Against a landscape harsh and redemptive, 10 year old Judith McPherson joins the ranks of Scout, the characters in Room, Charles Dickens’s orphans – the list could go on forever. Unforgettable and crystallized within her own poetic world, Judith emerges both vulnerable and vastly courageous. And she’s simply one of the best fictional characters to take over a blinding novel in a long time.
Judith’s mother died in childbirth, as her evangelical religion disallowed her from a blood transfusion that would have saved her life. Judith’s father, consumed in a caul of grief, trying desperately to keep his job, and contain the vestiges of his shaken faith in a fanatical religion that caused him to lose his wife, does the best he can. Judith, caught within the End Times that her church claims is imminent, travels into her room and her imagination to stay alive. Within her room, she creates her Land of Decoration, a manifestation of the tangible world around her and the universe that her god created, to counter the Armageddon that will come – soon. Shunned and abused by her classmates, who consider the proselytizing evangelists scum, Judith discovers one day that by placing “snow” in her room (cotton balls over her landscapes) she can make it snow outside and escape school, where she is being bullied by a boy, Neil, who pushes her head into a toilet. Her new teacher Mrs. Pierce, wants to rescue Judith, and tries hard to make school bearable for her, but Judith is in the hands of her evangelical god, as well as God her communicator in miracles. Judith holds fast to her gift of creating miracles in her room, and begins her conversations with God, who pushes her to obey his wishes. God says that he will continue to grant her the magic of miracles within her Land of Decoration if she does what he says. As snow continues to fall outside, Judith decides to pull the cotton balls away from her room landscape, as a test of her abilities to stop the snow outside. And the snow stops. She talks to God about it and believes that the miracles come from him, and can only be created in her room.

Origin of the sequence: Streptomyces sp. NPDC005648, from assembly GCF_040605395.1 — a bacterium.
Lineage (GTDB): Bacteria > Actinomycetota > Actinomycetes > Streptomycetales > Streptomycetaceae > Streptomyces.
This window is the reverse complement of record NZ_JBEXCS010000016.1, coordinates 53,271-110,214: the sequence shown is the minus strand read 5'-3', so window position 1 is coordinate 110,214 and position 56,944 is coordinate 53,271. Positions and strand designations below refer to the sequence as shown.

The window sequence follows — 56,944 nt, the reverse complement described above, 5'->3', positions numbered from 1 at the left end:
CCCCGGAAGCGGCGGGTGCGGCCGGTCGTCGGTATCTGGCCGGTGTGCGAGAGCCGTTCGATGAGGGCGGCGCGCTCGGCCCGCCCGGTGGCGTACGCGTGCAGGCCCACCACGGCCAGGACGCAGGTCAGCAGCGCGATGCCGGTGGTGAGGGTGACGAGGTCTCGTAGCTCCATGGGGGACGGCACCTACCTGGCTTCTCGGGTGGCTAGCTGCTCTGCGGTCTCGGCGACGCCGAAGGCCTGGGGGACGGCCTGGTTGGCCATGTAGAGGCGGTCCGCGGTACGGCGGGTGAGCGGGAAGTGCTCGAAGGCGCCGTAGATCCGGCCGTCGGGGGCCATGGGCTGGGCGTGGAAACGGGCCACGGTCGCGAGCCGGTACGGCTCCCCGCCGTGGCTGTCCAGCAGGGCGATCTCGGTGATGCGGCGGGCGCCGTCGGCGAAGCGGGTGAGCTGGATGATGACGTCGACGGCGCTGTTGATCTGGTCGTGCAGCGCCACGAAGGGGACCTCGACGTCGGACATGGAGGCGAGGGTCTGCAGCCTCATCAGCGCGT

Stunning, electrifying, existential, mystical and so true to a child’s imagination that it hurts, Judith faces down good and evil as her father struggles to stay alive.
Sometimes a novel is so good that there are no words to do it justice. The Land of Decoration assumes the metaphor for a child living for death, while pursuing life, and trying to find her father’s love in the meantime. Throughout this brilliant novel, Judith holds us in her hands. At the end, McCleen and Judith let go of the dove and the novel soars, while we trail behind in awe.
The Land of Decoration is available for purchase at bookstores nationwide.
Ratings are based on a 5-star scale
Review by Broad “A” – Ava
We received a copy of this title for our book review. All opinions are our own.